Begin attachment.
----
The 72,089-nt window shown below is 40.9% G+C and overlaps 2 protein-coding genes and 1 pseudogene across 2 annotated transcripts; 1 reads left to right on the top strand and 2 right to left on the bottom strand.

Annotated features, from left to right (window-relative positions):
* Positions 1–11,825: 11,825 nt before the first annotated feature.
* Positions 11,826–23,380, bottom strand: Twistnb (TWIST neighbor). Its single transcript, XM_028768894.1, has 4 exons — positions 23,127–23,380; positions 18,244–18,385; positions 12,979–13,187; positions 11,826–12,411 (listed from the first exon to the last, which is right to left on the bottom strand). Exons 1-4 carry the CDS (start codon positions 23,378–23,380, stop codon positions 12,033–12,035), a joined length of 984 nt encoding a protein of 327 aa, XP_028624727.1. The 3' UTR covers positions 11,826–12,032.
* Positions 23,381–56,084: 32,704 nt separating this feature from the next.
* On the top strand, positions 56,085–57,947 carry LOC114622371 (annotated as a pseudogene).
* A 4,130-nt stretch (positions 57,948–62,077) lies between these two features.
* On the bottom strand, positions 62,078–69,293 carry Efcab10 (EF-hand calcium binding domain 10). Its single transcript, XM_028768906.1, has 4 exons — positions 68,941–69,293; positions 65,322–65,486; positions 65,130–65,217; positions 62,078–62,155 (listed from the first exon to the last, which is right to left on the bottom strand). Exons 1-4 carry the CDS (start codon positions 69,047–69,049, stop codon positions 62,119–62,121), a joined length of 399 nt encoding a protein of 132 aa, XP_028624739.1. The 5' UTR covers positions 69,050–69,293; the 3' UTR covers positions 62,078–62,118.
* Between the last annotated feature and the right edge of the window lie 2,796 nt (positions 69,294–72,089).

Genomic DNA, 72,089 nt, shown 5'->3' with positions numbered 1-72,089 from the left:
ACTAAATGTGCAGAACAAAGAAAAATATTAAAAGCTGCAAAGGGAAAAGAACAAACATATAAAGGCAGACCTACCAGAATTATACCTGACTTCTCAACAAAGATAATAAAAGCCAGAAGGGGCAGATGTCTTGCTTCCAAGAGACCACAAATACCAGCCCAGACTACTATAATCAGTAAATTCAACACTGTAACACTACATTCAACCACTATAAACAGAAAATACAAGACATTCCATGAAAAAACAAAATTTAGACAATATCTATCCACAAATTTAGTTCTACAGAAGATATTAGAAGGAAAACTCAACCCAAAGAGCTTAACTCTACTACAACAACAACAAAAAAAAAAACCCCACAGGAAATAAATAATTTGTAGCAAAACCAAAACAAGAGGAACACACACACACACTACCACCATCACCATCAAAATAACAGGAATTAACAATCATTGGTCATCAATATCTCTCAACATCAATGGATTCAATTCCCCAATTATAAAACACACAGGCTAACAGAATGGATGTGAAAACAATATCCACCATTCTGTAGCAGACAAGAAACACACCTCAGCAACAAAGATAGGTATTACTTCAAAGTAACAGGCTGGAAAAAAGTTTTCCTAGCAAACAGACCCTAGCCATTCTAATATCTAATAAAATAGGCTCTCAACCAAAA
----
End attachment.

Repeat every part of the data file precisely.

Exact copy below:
The 72,089-nt window shown below is 40.9% G+C and overlaps 2 protein-coding genes and 1 pseudogene across 2 annotated transcripts; 1 reads left to right on the top strand and 2 right to left on the bottom strand.

Annotated features, from left to right (window-relative positions):
* Positions 1–11,825: 11,825 nt before the first annotated feature.
* Positions 11,826–23,380, bottom strand: Twistnb (TWIST neighbor). Its single transcript, XM_028768894.1, has 4 exons — positions 23,127–23,380; positions 18,244–18,385; positions 12,979–13,187; positions 11,826–12,411 (listed from the first exon to the last, which is right to left on the bottom strand). Exons 1-4 carry the CDS (start codon positions 23,378–23,380, stop codon positions 12,033–12,035), a joined length of 984 nt encoding a protein of 327 aa, XP_028624727.1. The 3' UTR covers positions 11,826–12,032.
* Positions 23,381–56,084: 32,704 nt separating this feature from the next.
* On the top strand, positions 56,085–57,947 carry LOC114622371 (annotated as a pseudogene).
* A 4,130-nt stretch (positions 57,948–62,077) lies between these two features.
* On the bottom strand, positions 62,078–69,293 carry Efcab10 (EF-hand calcium binding domain 10). Its single transcript, XM_028768906.1, has 4 exons — positions 68,941–69,293; positions 65,322–65,486; positions 65,130–65,217; positions 62,078–62,155 (listed from the first exon to the last, which is right to left on the bottom strand). Exons 1-4 carry the CDS (start codon positions 69,047–69,049, stop codon positions 62,119–62,121), a joined length of 399 nt encoding a protein of 132 aa, XP_028624739.1. The 5' UTR covers positions 69,050–69,293; the 3' UTR covers positions 62,078–62,118.
* Between the last annotated feature and the right edge of the window lie 2,796 nt (positions 69,294–72,089).

Genomic DNA, 72,089 nt, shown 5'->3' with positions numbered 1-72,089 from the left:
ACTAAATGTGCAGAACAAAGAAAAATATTAAAAGCTGCAAAGGGAAAAGAACAAACATATAAAGGCAGACCTACCAGAATTATACCTGACTTCTCAACAAAGATAATAAAAGCCAGAAGGGGCAGATGTCTTGCTTCCAAGAGACCACAAATACCAGCCCAGACTACTATAATCAGTAAATTCAACACTGTAACACTACATTCAACCACTATAAACAGAAAATACAAGACATTCCATGAAAAAACAAAATTTAGACAATATCTATCCACAAATTTAGTTCTACAGAAGATATTAGAAGGAAAACTCAACCCAAAGAGCTTAACTCTACTACAACAACAACAAAAAAAAAAACCCCACAGGAAATAAATAATTTGTAGCAAAACCAAAACAAGAGGAACACACACACACACTACCACCATCACCATCAAAATAACAGGAATTAACAATCATTGGTCATCAATATCTCTCAACATCAATGGATTCAATTCCCCAATTATAAAACACACAGGCTAACAGAATGGATGTGAAAACAATATCCACCATTCTGTAGCAGACAAGAAACACACCTCAGCAACAAAGATAGGTATTACTTCAAAGTAACAGGCTGGAAAAAAGTTTTCCTAGCAAACAGACCCTAGCCATTCTAATATCTAATAAAATAGGCTCTCAACCAAAA